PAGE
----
GREECE hopes to get more time to repay bailout loans, its finance minister said yesterday, a day before EU and IMF inspectors start a visit to assess if new austerity plans are tough enough to tidy up its public finances.
Struggling with a deep recession, weak revenues and growing market expectations that a debt restructuring is inevitable, the fiscally crippled country faces a gruelling inspection a year after its eurozone partners and the IMF saved it from bankruptcy with a €110 billion bailout loan.
Finance Minister George Papaconstantinou, who unveiled yesterday new plans to fight rampant tax evasion (a priority for its international lenders), became the first Greek official to float the idea of a further easing of conditions on the bailout.
Also setting a precedent in the debate on how to resolve Greece’s fiscal dilemma was European central banker Nout Wellink.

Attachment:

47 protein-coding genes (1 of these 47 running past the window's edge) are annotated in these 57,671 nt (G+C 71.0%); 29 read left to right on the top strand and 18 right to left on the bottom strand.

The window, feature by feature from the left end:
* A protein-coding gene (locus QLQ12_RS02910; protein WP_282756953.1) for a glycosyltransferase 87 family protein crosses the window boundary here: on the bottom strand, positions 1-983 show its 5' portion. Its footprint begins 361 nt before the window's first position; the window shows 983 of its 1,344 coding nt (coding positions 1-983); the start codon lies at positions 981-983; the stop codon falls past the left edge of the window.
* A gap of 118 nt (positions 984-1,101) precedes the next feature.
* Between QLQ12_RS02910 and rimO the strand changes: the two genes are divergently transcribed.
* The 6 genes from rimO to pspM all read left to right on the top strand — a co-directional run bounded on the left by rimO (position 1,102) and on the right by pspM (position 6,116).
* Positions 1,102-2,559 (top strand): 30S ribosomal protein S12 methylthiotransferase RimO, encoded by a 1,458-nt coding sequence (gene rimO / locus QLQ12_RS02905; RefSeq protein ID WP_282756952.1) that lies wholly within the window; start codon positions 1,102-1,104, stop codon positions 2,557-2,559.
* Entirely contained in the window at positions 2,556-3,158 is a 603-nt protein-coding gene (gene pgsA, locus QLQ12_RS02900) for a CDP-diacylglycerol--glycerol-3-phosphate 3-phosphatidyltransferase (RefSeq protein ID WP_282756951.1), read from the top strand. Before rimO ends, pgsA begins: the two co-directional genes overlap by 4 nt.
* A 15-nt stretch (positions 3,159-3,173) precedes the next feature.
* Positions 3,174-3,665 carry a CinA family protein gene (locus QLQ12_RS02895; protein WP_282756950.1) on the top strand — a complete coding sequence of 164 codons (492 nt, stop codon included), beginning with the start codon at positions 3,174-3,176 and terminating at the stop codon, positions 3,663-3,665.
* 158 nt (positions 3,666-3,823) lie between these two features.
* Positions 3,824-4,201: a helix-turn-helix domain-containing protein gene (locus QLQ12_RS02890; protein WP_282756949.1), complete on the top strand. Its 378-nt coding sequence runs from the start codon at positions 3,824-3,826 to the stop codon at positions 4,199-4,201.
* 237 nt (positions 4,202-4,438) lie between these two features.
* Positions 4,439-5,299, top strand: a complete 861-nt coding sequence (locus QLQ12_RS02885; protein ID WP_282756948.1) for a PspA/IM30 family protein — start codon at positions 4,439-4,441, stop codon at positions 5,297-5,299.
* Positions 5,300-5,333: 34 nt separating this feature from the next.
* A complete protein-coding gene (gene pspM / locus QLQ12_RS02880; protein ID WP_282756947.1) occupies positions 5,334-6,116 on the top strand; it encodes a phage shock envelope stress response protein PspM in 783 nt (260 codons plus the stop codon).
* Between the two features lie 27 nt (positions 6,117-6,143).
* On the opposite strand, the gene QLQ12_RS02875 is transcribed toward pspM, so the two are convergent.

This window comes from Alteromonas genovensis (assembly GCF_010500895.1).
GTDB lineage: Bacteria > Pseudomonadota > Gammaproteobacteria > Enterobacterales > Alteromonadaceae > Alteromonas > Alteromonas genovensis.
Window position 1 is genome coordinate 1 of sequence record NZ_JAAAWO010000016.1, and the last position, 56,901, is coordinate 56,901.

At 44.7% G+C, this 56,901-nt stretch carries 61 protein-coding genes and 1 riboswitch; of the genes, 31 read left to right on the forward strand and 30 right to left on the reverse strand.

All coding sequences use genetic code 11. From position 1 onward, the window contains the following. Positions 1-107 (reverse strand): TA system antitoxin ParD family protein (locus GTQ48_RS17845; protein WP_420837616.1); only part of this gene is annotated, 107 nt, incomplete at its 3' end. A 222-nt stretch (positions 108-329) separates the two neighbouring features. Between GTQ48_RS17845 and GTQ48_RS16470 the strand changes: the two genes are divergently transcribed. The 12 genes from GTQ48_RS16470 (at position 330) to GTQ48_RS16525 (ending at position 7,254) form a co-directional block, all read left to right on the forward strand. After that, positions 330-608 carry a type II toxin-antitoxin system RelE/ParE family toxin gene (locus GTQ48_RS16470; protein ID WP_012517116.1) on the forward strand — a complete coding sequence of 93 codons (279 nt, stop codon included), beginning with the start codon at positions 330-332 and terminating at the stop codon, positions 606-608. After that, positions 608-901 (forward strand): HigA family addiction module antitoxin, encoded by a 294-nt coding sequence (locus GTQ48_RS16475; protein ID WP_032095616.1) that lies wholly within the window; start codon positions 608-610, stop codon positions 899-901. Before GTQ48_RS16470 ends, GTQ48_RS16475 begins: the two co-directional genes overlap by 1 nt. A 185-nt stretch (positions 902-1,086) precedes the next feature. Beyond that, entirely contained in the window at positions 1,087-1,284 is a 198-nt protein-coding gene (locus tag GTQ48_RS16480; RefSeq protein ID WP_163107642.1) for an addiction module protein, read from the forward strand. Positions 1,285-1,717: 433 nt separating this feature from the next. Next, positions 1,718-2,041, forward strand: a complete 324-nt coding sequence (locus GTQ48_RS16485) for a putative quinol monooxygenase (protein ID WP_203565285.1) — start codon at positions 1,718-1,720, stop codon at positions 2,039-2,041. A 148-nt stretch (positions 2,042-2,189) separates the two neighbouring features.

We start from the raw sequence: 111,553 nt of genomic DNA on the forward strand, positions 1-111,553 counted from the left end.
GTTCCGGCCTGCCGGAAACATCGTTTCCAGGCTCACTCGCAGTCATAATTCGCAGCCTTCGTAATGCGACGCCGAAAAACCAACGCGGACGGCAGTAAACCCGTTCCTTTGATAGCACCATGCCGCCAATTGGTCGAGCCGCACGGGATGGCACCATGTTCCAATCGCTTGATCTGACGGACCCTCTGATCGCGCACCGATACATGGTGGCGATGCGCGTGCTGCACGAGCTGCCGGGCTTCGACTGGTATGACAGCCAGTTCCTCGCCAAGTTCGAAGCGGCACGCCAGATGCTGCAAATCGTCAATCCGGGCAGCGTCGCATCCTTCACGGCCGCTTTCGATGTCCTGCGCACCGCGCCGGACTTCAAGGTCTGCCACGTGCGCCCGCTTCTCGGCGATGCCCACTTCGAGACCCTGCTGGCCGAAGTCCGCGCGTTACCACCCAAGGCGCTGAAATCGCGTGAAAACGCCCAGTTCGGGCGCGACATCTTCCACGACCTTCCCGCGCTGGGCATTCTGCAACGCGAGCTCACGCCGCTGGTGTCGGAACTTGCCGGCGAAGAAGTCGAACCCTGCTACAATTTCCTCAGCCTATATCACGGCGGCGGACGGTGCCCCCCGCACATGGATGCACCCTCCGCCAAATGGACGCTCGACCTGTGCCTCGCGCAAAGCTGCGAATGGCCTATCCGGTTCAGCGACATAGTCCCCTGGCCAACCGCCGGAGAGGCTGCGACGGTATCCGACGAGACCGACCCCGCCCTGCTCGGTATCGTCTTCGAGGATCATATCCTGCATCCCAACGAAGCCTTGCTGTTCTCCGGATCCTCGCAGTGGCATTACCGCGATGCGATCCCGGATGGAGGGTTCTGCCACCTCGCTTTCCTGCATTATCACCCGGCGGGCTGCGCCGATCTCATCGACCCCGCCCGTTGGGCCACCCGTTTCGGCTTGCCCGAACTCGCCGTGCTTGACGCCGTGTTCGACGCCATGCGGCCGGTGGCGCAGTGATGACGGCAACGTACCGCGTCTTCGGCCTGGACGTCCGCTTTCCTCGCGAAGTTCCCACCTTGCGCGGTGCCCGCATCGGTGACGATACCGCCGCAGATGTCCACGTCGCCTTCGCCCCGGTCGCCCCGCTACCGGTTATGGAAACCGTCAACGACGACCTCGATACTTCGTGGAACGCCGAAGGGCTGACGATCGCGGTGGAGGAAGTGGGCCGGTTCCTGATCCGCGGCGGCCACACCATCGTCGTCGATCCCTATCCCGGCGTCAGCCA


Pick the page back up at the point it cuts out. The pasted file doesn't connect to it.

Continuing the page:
In comments to students in the Netherlands, he became the first member of the ECB’s governing council to point to a possible rescheduling of repayments on the country’s debt.
Mr Papaconstantinou said Greece would welcome having more time to pay back its bailout funds, at a lower interest rate, after the EU already sweetened the deal in March.
“The European Council decided (in March) to extend the repayment of the €110bn,” he told a news conference. “I just expressed the hope we will be able at a later stage to have an even better arrangement of this specific debt, nothing more.”
Analysts said a rescheduling of repayments, even covering both the EU/IMF bailout monies and Greece’s sovereign debt, would not be enough to avoid a broader restructuring.